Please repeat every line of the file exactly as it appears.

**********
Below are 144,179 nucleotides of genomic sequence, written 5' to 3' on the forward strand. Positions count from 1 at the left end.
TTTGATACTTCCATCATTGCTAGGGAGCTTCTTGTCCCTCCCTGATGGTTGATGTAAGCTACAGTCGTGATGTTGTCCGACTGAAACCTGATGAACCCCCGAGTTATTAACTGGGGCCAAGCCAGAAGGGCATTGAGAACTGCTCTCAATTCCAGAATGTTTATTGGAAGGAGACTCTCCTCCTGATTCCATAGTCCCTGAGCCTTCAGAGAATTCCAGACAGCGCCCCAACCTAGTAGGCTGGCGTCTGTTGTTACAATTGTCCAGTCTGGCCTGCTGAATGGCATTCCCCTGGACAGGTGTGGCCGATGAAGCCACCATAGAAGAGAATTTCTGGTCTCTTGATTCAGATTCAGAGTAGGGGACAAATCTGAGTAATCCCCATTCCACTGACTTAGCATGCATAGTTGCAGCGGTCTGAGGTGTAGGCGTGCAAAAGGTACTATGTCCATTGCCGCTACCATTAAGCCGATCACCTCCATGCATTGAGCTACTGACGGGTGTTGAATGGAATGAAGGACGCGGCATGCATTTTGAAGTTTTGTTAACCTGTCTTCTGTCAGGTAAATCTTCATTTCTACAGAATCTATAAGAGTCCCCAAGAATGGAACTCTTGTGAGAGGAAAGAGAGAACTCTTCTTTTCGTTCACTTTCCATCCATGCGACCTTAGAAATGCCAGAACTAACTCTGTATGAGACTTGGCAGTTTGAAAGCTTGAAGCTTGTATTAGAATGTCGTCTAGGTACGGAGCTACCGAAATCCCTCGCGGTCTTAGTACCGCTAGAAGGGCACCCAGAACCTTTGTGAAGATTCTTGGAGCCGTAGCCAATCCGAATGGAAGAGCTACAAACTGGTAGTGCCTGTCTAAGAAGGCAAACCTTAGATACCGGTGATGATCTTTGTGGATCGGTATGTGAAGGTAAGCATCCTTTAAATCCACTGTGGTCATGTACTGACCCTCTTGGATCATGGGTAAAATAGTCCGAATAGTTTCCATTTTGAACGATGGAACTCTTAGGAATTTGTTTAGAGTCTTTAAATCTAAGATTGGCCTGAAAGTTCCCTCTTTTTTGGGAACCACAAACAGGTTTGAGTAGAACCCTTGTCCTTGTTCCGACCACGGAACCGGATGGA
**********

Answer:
Below are 144,179 nucleotides of genomic sequence, written 5' to 3' on the forward strand. Positions count from 1 at the left end.
TTTGATACTTCCATCATTGCTAGGGAGCTTCTTGTCCCTCCCTGATGGTTGATGTAAGCTACAGTCGTGATGTTGTCCGACTGAAACCTGATGAACCCCCGAGTTATTAACTGGGGCCAAGCCAGAAGGGCATTGAGAACTGCTCTCAATTCCAGAATGTTTATTGGAAGGAGACTCTCCTCCTGATTCCATAGTCCCTGAGCCTTCAGAGAATTCCAGACAGCGCCCCAACCTAGTAGGCTGGCGTCTGTTGTTACAATTGTCCAGTCTGGCCTGCTGAATGGCATTCCCCTGGACAGGTGTGGCCGATGAAGCCACCATAGAAGAGAATTTCTGGTCTCTTGATTCAGATTCAGAGTAGGGGACAAATCTGAGTAATCCCCATTCCACTGACTTAGCATGCATAGTTGCAGCGGTCTGAGGTGTAGGCGTGCAAAAGGTACTATGTCCATTGCCGCTACCATTAAGCCGATCACCTCCATGCATTGAGCTACTGACGGGTGTTGAATGGAATGAAGGACGCGGCATGCATTTTGAAGTTTTGTTAACCTGTCTTCTGTCAGGTAAATCTTCATTTCTACAGAATCTATAAGAGTCCCCAAGAATGGAACTCTTGTGAGAGGAAAGAGAGAACTCTTCTTTTCGTTCACTTTCCATCCATGCGACCTTAGAAATGCCAGAACTAACTCTGTATGAGACTTGGCAGTTTGAAAGCTTGAAGCTTGTATTAGAATGTCGTCTAGGTACGGAGCTACCGAAATCCCTCGCGGTCTTAGTACCGCTAGAAGGGCACCCAGAACCTTTGTGAAGATTCTTGGAGCCGTAGCCAATCCGAATGGAAGAGCTACAAACTGGTAGTGCCTGTCTAAGAAGGCAAACCTTAGATACCGGTGATGATCTTTGTGGATCGGTATGTGAAGGTAAGCATCCTTTAAATCCACTGTGGTCATGTACTGACCCTCTTGGATCATGGGTAAAATAGTCCGAATAGTTTCCATTTTGAACGATGGAACTCTTAGGAATTTGTTTAGAGTCTTTAAATCTAAGATTGGCCTGAAAGTTCCCTCTTTTTTGGGAACCACAAACAGGTTTGAGTAGAACCCTTGTCCTTGTTCCGACCACGGAACCGGATGGA